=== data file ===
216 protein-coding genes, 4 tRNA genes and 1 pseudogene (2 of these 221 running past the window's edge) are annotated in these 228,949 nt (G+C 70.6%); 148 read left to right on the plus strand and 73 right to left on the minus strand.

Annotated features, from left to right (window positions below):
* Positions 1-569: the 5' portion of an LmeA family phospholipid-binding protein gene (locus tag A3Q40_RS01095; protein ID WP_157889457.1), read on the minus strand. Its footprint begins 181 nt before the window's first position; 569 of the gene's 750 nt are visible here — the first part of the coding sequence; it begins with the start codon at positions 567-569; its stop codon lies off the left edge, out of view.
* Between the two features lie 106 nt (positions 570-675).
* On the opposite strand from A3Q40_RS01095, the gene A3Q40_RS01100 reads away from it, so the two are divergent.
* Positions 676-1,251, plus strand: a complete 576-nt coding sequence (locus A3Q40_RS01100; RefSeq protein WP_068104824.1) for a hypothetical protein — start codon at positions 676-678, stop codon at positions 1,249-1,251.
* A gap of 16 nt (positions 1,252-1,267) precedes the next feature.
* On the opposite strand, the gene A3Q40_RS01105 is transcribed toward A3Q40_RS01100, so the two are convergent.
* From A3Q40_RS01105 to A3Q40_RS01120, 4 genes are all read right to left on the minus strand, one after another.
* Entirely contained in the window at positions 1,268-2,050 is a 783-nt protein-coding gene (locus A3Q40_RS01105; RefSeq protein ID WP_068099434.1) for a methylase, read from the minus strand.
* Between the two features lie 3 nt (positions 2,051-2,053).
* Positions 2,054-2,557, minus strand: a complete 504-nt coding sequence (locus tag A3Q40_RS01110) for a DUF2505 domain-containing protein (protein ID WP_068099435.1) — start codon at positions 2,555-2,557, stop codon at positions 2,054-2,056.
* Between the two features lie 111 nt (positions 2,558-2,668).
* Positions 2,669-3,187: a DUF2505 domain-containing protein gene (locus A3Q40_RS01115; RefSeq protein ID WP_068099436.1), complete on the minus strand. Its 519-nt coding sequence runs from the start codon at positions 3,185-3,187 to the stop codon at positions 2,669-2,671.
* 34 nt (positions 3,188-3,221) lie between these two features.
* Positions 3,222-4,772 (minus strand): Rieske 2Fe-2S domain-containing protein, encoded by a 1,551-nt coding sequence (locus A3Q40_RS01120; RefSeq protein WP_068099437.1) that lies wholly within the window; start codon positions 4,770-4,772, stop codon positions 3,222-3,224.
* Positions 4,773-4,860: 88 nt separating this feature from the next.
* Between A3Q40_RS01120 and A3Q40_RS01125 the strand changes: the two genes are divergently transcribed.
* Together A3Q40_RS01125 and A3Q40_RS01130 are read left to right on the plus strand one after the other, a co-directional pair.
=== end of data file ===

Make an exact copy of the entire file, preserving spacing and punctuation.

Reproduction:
216 protein-coding genes, 4 tRNA genes and 1 pseudogene (2 of these 221 running past the window's edge) are annotated in these 228,949 nt (G+C 70.6%); 148 read left to right on the plus strand and 73 right to left on the minus strand.

Annotated features, from left to right (window positions below):
* Positions 1-569: the 5' portion of an LmeA family phospholipid-binding protein gene (locus tag A3Q40_RS01095; protein ID WP_157889457.1), read on the minus strand. Its footprint begins 181 nt before the window's first position; 569 of the gene's 750 nt are visible here — the first part of the coding sequence; it begins with the start codon at positions 567-569; its stop codon lies off the left edge, out of view.
* Between the two features lie 106 nt (positions 570-675).
* On the opposite strand from A3Q40_RS01095, the gene A3Q40_RS01100 reads away from it, so the two are divergent.
* Positions 676-1,251, plus strand: a complete 576-nt coding sequence (locus A3Q40_RS01100; RefSeq protein WP_068104824.1) for a hypothetical protein — start codon at positions 676-678, stop codon at positions 1,249-1,251.
* A gap of 16 nt (positions 1,252-1,267) precedes the next feature.
* On the opposite strand, the gene A3Q40_RS01105 is transcribed toward A3Q40_RS01100, so the two are convergent.
* From A3Q40_RS01105 to A3Q40_RS01120, 4 genes are all read right to left on the minus strand, one after another.
* Entirely contained in the window at positions 1,268-2,050 is a 783-nt protein-coding gene (locus A3Q40_RS01105; RefSeq protein ID WP_068099434.1) for a methylase, read from the minus strand.
* Between the two features lie 3 nt (positions 2,051-2,053).
* Positions 2,054-2,557, minus strand: a complete 504-nt coding sequence (locus tag A3Q40_RS01110) for a DUF2505 domain-containing protein (protein ID WP_068099435.1) — start codon at positions 2,555-2,557, stop codon at positions 2,054-2,056.
* Between the two features lie 111 nt (positions 2,558-2,668).
* Positions 2,669-3,187: a DUF2505 domain-containing protein gene (locus A3Q40_RS01115; RefSeq protein ID WP_068099436.1), complete on the minus strand. Its 519-nt coding sequence runs from the start codon at positions 3,185-3,187 to the stop codon at positions 2,669-2,671.
* 34 nt (positions 3,188-3,221) lie between these two features.
* Positions 3,222-4,772 (minus strand): Rieske 2Fe-2S domain-containing protein, encoded by a 1,551-nt coding sequence (locus A3Q40_RS01120; RefSeq protein WP_068099437.1) that lies wholly within the window; start codon positions 4,770-4,772, stop codon positions 3,222-3,224.
* Positions 4,773-4,860: 88 nt separating this feature from the next.
* Between A3Q40_RS01120 and A3Q40_RS01125 the strand changes: the two genes are divergently transcribed.
* Together A3Q40_RS01125 and A3Q40_RS01130 are read left to right on the plus strand one after the other, a co-directional pair.